One of the most pressing current international issues is the restructuring of the United Nations (UN). Since its inception with an initial membership of fifty-one states, the UN has expanded dramatically and developed into a complex and fragmented global institution with a current membership of 193 states. The changing realities since 1945 have had a significant impact on the functioning and structure of the UN and reform of the international institution is therefore increasingly proposed and debated. One of these changing realities is the (renewed) process of regional integration in various parts of the world. The objectives and structures of the UN and regional organisations often display certain similarities and regional organisations often act within areas that were previously the monopoly of specifically the UN. This overlap in authority may create uncertainty as to the exact relationship between the UN and regional alignments. This article evaluates to what extent the African Union (AU) has progressed in its aim of continental regionalism and examines the impact that regionalism may have on the proposed restructuring of the UN. In view of the growing importance of regionalism it is suggested that serious consideration be given to eventually restructuring the UN as an international organisation consisting of 'sovereign' regional organisations. States invested with the basic aspects of sovereignty will then enjoy representation at the regional level, as it is at this level where their interests can best be served.
This article considers a series of cases between Von Abo and the Government of the Republic of South Africa reported as follows: Von Abo v Government of the Republic of South Africa & Others (2009) 2 SA 526 (T); Von Abo v President of the Republic of South Africa (2009) 10 BCLR 1052 (CC); (2009) 5 SA 345 (CC); and Government of the Republic of South Africa and Others v Von Abo (2011) 5 SA 262 (SCA); (2011) 3 All SA 261 (SCA). These cases concerned the employment of the remedy of diplomatic protection, claimed as a right under the South African Constitution, by a South African citizen to protect his private commercial interest outside South Africa. The article observes that diplomatic protection, as of right, is a nonexistent or unsuitable remedy for an individual seeking to protect private interests in a foreign country. Other options may be useful and effective. However, the article further notes, given the exponential increase in recent years of South African-owned investments in foreign countries, particularly in other African states, that the South African government has a significant role to play in ensuring the safety and security of South African-owned investments abroad.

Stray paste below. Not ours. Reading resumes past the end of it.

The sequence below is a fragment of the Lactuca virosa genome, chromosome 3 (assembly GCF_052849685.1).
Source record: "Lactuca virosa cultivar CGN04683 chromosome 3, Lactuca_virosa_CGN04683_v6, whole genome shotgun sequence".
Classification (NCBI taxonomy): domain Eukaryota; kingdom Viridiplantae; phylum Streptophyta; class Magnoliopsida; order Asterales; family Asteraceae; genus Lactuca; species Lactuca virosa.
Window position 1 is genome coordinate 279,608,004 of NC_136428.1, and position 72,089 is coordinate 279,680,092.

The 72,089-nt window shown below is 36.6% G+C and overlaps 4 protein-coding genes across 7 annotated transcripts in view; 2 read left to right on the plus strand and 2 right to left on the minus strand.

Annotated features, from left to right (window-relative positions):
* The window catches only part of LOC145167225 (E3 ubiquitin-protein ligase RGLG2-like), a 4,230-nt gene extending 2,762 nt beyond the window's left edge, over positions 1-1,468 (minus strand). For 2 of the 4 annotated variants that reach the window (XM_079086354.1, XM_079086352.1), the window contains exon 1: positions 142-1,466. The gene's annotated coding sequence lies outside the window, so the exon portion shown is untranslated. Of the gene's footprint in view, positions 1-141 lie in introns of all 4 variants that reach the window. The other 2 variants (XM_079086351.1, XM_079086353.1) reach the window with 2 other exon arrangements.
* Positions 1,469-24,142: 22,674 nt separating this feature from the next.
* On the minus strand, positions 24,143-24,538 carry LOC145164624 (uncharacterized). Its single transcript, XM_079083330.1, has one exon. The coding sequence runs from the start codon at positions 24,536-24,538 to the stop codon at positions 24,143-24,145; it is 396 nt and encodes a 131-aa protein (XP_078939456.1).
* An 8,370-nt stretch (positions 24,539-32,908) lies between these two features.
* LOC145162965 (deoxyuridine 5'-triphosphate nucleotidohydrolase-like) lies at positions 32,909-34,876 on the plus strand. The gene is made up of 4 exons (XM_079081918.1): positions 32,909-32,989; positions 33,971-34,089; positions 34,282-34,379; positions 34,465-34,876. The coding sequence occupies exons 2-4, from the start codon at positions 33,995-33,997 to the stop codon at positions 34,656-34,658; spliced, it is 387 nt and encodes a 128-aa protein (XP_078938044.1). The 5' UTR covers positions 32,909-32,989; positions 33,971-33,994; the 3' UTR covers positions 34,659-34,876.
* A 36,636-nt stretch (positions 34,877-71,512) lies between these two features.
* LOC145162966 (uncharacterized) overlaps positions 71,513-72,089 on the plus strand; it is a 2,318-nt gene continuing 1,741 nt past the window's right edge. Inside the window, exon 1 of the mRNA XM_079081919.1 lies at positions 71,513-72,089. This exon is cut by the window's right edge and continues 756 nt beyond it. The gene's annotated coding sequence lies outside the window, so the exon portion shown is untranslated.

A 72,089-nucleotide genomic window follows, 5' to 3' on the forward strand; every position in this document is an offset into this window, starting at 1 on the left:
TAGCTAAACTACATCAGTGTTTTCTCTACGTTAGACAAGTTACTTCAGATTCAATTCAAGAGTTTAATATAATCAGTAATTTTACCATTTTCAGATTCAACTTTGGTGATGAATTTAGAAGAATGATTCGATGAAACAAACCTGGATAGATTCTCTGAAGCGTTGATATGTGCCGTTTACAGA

In the past the phrase 'access to justice' referred to access to courts, but since the 1970s it has acquired a broader meaning and is still evolving. Views on access to justice are closely linked to the socio-economic situation at a particular point in time. Our current world is complex and has given rise to matching complex needs. Huge social imbalances have been created and many groups of people have become marginalised and excluded from a fair determination of rights. Legal problems have thus acquired a social dimension, requiring the civil justice system to play an important role in realising social justice. Current access-to-justice concerns are aimed at promoting and achieving the social inclusion of those excluded from the justice system, and so the meaning of the phrase access to justice is extended to include access to mechanisms that facilitate social inclusion. Broad consensus on the basic guiding principles for such mechanisms has yet to emerge. Nevertheless, a new approach to access to justice has so far yielded many far-reaching procedural reforms in many countries, as well as many innovative measures (such as PLEI programmes, help centres, ombudsman institutions, special tribunals and funding schemes), giving reason for optimism that justice systems will be able to meet the needs of the most disadvantaged members of society.